Building progressively enhanced websites using bulletproof Backbone & CSS transforms

by Adrian Zumbrunnen / Jul 20, 2013

When you finish a project, you usually have a much deeper understanding of the project-specific issues than at the beginning. Perhaps you would even approach some stuff in a completely different way. That’s why you should check out if others have found better solutions for the problems you faced, irrespective if you can still change something on the code or not.

We often realize that the problem is not that the answers aren’t out there. We just don’t ask the right questions. Designing usable products and websites means to fully understand the complexity at hand and breaking it down to a simple, accessible and easy to understand solution. When I developed my blog, I started all over again… Twice.


This is rather technical post about learnings from developing my blog using HTML5 pushState, Backbone.js and CSS transforms. The goal is to progressively enhance the user experience without hurting SEO and wrecking up the user experience on older browsers.

It’s all about the idea

As an interaction designer I was obsessed of having a blog that feels like an app but still leverages the classical features of web browsers like the back and forward button.

Readability was kind of my inspiration. I wanted a list of blog posts that fetch articles on demand and smoothly fade them in, while remembering the scroll position on the overview’s page.

Whats the big deal?

Lots of websites using Backbone have central pages which control the behavior of the whole frontend. You might have something like www.backbone-site.com/#/showPicture. You would then land on the index which has a Router attached to it that ultimately triggers the showPicture method.

Now what’s the problem here? While this might work for a an app where you initialize your stuff in a specific file, this behavior is not efficient for websites (whether it is a good idea to use backbone for a normal website is another discussion). Why? Because you will land on the sites index that relies on triggering a Javascript method to actually display something (you can checkout a solution to avoid the initial fetch here. But even with this, it’s still far better to already have your data in the DOM).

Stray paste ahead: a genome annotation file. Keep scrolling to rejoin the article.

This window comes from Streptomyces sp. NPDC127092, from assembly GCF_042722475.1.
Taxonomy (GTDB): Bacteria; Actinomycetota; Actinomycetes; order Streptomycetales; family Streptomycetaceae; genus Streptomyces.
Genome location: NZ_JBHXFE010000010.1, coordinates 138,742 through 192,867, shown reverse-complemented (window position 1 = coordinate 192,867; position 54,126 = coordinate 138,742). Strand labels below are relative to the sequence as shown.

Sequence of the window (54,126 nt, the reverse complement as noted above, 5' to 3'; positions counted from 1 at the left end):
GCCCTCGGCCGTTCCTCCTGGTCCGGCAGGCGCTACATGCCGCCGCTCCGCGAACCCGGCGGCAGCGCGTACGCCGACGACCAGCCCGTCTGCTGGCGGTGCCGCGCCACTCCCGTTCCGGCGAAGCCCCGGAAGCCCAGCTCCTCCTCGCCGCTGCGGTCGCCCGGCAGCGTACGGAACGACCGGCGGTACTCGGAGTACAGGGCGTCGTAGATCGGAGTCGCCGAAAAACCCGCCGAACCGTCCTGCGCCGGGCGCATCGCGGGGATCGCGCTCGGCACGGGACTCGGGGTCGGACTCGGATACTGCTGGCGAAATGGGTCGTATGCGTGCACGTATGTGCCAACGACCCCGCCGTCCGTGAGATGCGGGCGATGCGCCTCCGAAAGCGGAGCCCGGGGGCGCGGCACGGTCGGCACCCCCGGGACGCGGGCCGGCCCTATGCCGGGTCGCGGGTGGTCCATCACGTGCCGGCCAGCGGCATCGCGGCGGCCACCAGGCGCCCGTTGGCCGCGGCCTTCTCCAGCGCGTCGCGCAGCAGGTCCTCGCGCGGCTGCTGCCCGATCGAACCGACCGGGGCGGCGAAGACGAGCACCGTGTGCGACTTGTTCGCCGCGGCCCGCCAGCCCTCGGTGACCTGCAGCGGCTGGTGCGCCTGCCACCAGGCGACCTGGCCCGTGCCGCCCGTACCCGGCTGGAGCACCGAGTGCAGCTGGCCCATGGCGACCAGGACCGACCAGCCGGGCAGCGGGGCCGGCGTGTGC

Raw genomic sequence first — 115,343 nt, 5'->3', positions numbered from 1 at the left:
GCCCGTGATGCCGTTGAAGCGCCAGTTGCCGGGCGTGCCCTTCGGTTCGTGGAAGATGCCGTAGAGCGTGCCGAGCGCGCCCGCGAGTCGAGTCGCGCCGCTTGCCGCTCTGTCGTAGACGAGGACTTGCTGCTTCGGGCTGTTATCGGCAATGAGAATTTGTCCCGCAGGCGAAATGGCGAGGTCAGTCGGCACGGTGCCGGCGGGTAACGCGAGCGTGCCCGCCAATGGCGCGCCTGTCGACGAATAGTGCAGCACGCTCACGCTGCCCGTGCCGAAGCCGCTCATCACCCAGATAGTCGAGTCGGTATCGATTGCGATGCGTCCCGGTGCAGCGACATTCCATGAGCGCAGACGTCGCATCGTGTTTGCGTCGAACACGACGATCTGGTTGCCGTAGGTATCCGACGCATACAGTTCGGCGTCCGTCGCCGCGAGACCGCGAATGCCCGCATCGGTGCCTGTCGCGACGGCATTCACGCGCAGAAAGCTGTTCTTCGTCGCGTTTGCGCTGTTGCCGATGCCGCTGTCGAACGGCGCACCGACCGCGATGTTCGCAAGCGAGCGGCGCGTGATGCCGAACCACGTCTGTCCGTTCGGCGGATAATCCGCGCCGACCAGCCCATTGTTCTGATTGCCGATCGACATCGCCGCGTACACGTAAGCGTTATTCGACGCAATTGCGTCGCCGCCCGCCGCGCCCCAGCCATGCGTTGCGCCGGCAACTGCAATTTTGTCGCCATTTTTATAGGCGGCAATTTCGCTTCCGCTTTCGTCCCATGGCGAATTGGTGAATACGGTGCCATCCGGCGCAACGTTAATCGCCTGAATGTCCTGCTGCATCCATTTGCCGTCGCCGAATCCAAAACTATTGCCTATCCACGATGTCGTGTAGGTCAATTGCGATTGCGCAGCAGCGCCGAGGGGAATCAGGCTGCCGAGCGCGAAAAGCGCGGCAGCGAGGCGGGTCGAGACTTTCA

My solution should address this issue and do the following:

  • Fully work without JS and progressively enhance the experience if JS and pushState is available
  • Load contents immediately so search engines can access them
  • Allow the users to directly load content without showing animations on load
  • Write initialization data in the head to instantiate models

I would soon find out that this approach has huge benefits. For instance I can turn off progressive enhancement for crappy browsers and users will never realize what they’re missing out.

My approach to bulletproof Backbone for websites

Dan Cederholm coined the term bulletproof web design. Among others, he meant to have forms that work with AJAX but fall back to the native HTML behavior if Javascript or the XMLhttpRequest object aren’t available. I wanted to incorporate this concept in my blog.

Building the fundamentals

We all know how nasty JS can get on bigger projects. Even though this was a small project, Backbone did an incredible job with its versatile features and I honestly think that it’s one of the best things to happen to the Javascript world. While my first version based on the classical Backbone procedure – i.e. loading models in a collection while instantiating them and then later rendering the data with underscore’s powerful templating engine – the solution that now runs on the server is much simpler. I won’t go into details on how Backbone works though (if you are looking for this, check out Addy Osmani`s book or Jeffrey Way`s tutorials on tutsplus.). I started developing two views without even thinking about the backend: